To reduce the amount of fertilizer your plants need, you should initially add organic compost to your soil to add nutrients, increase drainage, and boost your plants’ immunity.
Commercial organic fertilizers almost always indicate what they’re made of on the packaging, namely nitrogen, phosphorous, and potassium. Nitrogen helps plants grow foliage, phosphorous helps plants grow roots and flowers, and potassium helps boost overall plant health. Dry organic fertilizers often consist of kelp, rock phosphate, or nutrient-rich seaweed, and they can be applied by raking it into the top layers of soil. Liquid organic fertilizers, like compost tea and seaweed extract, usually come in spray form and give plants quick nutrient boosts on a regular basis during growing season.
Our very own Fish fertilizer, a highly-concentrated powder, is most effective when applied below the surface of the soil and poured into small holes near the plant’s roots. Farmers have been using 100% natural bat guano to fertilize their crops for hundreds of years because of its high humus content and soil-building properties. Natural fertilizer made from giant sea kelp is popular in the lawn maintenance industry, and it has also proven effective for trees, shrubs, and vegetables. Alfalfa meal, derived from alfalfa plants that are pressed into pellets, is a great fertilizer for growing roses in your garden. Corn gluten meal, cottonseed meal, and soybean meal are similarly produced and are particularly beneficial to nitrogen-loving plants. Although all of these fertilizers come from different sources, each of them is completely based in naturally-occurring plant and animal products.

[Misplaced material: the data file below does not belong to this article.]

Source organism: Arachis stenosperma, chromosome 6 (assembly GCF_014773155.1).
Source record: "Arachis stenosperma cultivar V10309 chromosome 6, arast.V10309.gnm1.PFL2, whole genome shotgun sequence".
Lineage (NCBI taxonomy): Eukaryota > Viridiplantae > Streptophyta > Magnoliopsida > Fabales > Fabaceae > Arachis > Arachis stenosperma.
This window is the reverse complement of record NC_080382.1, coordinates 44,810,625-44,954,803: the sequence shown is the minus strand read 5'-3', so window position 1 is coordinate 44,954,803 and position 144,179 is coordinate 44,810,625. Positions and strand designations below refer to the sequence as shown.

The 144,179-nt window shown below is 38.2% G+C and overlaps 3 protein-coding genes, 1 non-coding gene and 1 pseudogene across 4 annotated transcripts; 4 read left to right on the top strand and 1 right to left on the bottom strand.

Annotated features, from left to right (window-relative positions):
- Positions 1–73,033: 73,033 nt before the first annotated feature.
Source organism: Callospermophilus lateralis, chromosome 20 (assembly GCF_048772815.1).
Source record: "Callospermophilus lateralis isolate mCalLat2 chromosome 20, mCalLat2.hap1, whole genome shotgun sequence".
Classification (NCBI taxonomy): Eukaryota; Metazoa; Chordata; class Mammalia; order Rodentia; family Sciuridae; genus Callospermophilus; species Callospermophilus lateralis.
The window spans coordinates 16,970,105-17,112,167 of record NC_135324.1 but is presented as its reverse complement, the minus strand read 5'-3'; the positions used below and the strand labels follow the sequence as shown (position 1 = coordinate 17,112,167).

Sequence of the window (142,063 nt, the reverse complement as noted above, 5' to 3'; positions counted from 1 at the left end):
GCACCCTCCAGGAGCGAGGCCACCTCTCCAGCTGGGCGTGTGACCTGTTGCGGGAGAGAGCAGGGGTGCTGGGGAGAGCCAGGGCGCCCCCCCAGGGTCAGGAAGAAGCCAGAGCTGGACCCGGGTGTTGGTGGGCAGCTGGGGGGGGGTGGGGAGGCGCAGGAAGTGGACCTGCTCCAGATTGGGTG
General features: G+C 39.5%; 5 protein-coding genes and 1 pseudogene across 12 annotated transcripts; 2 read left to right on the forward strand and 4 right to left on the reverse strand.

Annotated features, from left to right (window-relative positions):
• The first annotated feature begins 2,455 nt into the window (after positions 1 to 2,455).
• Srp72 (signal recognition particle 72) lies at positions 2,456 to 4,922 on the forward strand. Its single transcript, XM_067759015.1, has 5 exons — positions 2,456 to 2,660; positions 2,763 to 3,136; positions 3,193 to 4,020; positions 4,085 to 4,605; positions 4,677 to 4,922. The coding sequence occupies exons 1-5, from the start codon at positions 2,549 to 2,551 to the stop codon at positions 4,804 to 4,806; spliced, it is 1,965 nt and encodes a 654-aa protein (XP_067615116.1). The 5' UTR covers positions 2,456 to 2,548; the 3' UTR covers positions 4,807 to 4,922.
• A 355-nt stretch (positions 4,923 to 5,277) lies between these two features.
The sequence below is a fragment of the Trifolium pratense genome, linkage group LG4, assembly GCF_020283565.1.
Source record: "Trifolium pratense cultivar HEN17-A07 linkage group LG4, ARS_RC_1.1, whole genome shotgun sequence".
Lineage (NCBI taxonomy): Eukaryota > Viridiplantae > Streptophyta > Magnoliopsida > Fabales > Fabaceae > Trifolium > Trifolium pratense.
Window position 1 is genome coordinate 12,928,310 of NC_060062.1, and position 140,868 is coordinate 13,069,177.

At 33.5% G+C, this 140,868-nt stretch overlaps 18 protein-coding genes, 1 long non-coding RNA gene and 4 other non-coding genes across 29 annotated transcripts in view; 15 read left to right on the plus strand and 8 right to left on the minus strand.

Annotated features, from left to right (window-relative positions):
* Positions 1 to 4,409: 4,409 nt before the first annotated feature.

If you have a small yard or garden, you even may be able to create your own cost-free fertilizers at home. Banana peels help restore potassium to the soil, and acid-loving plants like blueberries and tomatoes can benefit from your leftover coffee grounds. Washed and crushed eggshells can provide plants with the calcium they need to prevent blossom end rot, and mixing molasses in compost tea can increase beneficial bacteria and microbe populations in the soil.
As you can see there are plenty of ways to get creative with organic fertilizers, no matter what you’re growing outside. Not only are organic fertilization methods healthier for your family and the earth, they can actually save you a lot of money as well. To learn more about homemade organic fertilizers, check out Steve Solomon’s article on Mother Earth News.